To assist me getting to know a new piece I sometimes draw a horizontal line at the top of a piece of paper and then divide the length of the line into equally spaced bar numbers or rehearsal letters. Underneath the line I'll plot certain events in the piece, like solo passages, extreme dynamic changes, tempo changes, difficult rhythmic sections and so on. I find this picture very useful in terms of the architecture of the piece. From this simple control sheet I can see the piece as a whole, its helps me get to know the piece quickly and saves me lots of time in rehearsal flicking through the score trying to find certain passages.

Plan your rehearsal

When you know the piece well enough, plan your rehearsals. Know what you want to achieve before you go to rehearsal. Practice the awkward corners from one section to the next. Listen out for good ensemble, not just at the start of a phrase but also at the end, ragged ends of phrases are often picked up by keen adjudicators. Intonation is the bugbear of lower section bands; conductors need to be aware of where the potential problems are. Usually extreme register throws up poor intonation as does differing pitched instruments playing a unison note i.e. cornets playing low Db against horns playing an Ab.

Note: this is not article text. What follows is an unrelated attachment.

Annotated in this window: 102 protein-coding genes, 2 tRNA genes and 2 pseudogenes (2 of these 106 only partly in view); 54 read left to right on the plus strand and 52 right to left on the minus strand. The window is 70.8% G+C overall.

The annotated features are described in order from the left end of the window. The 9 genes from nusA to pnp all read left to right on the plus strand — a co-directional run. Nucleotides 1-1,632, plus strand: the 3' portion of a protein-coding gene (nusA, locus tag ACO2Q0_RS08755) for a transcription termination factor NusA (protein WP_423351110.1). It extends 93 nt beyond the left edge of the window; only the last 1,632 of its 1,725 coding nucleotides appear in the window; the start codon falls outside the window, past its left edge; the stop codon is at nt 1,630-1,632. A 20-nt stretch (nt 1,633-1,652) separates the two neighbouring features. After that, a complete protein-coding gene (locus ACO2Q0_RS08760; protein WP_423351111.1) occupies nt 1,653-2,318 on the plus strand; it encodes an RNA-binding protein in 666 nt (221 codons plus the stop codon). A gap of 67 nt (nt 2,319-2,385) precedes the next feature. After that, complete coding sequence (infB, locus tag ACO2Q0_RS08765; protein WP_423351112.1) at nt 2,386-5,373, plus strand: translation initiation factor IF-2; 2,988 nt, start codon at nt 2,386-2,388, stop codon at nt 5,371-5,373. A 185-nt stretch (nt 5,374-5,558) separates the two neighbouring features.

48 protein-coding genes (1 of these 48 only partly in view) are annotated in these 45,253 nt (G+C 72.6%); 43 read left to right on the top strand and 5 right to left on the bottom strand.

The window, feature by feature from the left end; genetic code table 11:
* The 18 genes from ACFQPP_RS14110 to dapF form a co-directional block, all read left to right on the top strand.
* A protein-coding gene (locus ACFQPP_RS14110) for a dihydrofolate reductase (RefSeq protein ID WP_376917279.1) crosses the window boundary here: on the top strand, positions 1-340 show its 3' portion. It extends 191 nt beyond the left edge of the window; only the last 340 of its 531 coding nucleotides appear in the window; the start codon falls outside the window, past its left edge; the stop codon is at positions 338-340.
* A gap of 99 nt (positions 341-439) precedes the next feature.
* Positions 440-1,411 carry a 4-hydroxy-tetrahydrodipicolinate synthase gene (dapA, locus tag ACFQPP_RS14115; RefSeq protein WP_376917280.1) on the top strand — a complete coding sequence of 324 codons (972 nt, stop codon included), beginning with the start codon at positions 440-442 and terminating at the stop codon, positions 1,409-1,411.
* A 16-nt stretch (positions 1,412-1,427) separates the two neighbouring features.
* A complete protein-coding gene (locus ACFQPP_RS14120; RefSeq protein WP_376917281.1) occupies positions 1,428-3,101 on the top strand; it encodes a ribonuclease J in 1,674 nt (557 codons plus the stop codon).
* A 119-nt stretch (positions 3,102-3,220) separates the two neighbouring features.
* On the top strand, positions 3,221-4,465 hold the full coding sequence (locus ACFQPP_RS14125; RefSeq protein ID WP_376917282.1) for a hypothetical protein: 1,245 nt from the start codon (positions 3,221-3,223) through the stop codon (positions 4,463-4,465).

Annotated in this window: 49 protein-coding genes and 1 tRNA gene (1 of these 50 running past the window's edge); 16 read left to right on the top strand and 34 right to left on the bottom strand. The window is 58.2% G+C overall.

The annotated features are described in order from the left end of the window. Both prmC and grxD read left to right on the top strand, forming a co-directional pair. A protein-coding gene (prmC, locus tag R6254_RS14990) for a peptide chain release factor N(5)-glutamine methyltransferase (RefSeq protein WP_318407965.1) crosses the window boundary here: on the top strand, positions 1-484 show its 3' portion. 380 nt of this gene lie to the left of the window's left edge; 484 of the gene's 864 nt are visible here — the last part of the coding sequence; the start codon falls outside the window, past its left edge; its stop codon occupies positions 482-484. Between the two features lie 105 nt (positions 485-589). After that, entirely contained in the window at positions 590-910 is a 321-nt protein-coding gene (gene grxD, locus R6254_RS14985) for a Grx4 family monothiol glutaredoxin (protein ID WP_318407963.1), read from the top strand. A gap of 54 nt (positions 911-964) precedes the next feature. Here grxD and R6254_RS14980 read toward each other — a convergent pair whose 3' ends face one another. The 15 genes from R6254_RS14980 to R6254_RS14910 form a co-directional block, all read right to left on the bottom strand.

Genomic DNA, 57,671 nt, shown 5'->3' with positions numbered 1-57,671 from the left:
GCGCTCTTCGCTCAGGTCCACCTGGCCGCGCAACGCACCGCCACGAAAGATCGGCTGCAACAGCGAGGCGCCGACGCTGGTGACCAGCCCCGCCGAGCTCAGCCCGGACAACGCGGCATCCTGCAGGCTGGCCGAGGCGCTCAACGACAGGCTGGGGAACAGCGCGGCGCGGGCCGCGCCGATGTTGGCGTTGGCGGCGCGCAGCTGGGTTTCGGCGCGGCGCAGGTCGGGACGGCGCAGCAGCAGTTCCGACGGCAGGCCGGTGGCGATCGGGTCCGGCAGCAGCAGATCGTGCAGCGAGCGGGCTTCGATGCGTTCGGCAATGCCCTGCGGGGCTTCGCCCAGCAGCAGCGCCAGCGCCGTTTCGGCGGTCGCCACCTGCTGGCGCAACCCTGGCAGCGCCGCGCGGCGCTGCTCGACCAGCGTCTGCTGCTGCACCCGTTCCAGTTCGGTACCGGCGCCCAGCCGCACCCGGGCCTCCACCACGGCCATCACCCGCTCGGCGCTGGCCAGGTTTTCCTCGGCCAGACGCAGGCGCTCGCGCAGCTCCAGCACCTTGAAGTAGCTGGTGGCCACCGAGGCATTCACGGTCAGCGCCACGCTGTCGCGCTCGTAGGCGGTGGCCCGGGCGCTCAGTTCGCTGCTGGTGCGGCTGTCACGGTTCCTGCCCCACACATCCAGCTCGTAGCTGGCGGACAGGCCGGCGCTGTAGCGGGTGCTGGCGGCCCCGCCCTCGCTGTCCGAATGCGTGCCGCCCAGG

Don't try and perfect the piece in one rehearsal. An over keen, fast rehearsal doesn't allow the players to absorb what you are saying and it doesn't allow them time to make notes (with a pencil) on their parts. Identify a problem and ask yourself how long it will take to put right. The answer might be a week or even a month, good conductors allow their players time to learn new techniques.